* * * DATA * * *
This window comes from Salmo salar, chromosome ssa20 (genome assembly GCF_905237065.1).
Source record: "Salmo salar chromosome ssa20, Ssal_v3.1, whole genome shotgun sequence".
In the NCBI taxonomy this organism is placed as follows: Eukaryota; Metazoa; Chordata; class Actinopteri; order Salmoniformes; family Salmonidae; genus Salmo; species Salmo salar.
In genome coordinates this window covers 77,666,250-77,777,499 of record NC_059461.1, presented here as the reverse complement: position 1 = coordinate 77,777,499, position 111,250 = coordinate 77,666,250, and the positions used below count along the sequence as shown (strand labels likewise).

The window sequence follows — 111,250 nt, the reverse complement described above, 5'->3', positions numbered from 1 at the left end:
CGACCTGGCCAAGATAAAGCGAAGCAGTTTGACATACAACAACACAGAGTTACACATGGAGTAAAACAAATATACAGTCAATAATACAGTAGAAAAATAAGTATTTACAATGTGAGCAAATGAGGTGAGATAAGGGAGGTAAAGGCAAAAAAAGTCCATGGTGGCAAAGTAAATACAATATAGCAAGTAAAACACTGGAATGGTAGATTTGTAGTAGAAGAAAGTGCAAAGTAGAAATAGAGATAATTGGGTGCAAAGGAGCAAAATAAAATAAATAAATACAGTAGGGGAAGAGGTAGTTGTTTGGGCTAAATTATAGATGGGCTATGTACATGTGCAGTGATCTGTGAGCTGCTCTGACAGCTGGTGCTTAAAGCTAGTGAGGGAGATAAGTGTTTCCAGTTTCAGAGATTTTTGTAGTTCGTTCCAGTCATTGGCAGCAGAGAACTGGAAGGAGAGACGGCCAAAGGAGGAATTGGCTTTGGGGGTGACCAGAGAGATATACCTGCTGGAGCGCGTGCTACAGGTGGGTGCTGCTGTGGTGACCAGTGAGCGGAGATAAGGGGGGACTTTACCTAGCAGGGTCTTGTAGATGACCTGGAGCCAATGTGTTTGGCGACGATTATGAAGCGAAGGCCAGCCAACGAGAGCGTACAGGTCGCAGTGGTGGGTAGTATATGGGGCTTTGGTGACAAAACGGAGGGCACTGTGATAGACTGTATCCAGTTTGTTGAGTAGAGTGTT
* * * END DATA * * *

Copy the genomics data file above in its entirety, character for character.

This window comes from Salmo salar, chromosome ssa20 (genome assembly GCF_905237065.1).
Source record: "Salmo salar chromosome ssa20, Ssal_v3.1, whole genome shotgun sequence".
In the NCBI taxonomy this organism is placed as follows: Eukaryota; Metazoa; Chordata; class Actinopteri; order Salmoniformes; family Salmonidae; genus Salmo; species Salmo salar.
In genome coordinates this window covers 77,666,250-77,777,499 of record NC_059461.1, presented here as the reverse complement: position 1 = coordinate 77,777,499, position 111,250 = coordinate 77,666,250, and the positions used below count along the sequence as shown (strand labels likewise).

The window sequence follows — 111,250 nt, the reverse complement described above, 5'->3', positions numbered from 1 at the left end:
CGACCTGGCCAAGATAAAGCGAAGCAGTTTGACATACAACAACACAGAGTTACACATGGAGTAAAACAAATATACAGTCAATAATACAGTAGAAAAATAAGTATTTACAATGTGAGCAAATGAGGTGAGATAAGGGAGGTAAAGGCAAAAAAAGTCCATGGTGGCAAAGTAAATACAATATAGCAAGTAAAACACTGGAATGGTAGATTTGTAGTAGAAGAAAGTGCAAAGTAGAAATAGAGATAATTGGGTGCAAAGGAGCAAAATAAAATAAATAAATACAGTAGGGGAAGAGGTAGTTGTTTGGGCTAAATTATAGATGGGCTATGTACATGTGCAGTGATCTGTGAGCTGCTCTGACAGCTGGTGCTTAAAGCTAGTGAGGGAGATAAGTGTTTCCAGTTTCAGAGATTTTTGTAGTTCGTTCCAGTCATTGGCAGCAGAGAACTGGAAGGAGAGACGGCCAAAGGAGGAATTGGCTTTGGGGGTGACCAGAGAGATATACCTGCTGGAGCGCGTGCTACAGGTGGGTGCTGCTGTGGTGACCAGTGAGCGGAGATAAGGGGGGACTTTACCTAGCAGGGTCTTGTAGATGACCTGGAGCCAATGTGTTTGGCGACGATTATGAAGCGAAGGCCAGCCAACGAGAGCGTACAGGTCGCAGTGGTGGGTAGTATATGGGGCTTTGGTGACAAAACGGAGGGCACTGTGATAGACTGTATCCAGTTTGTTGAGTAGAGTGTT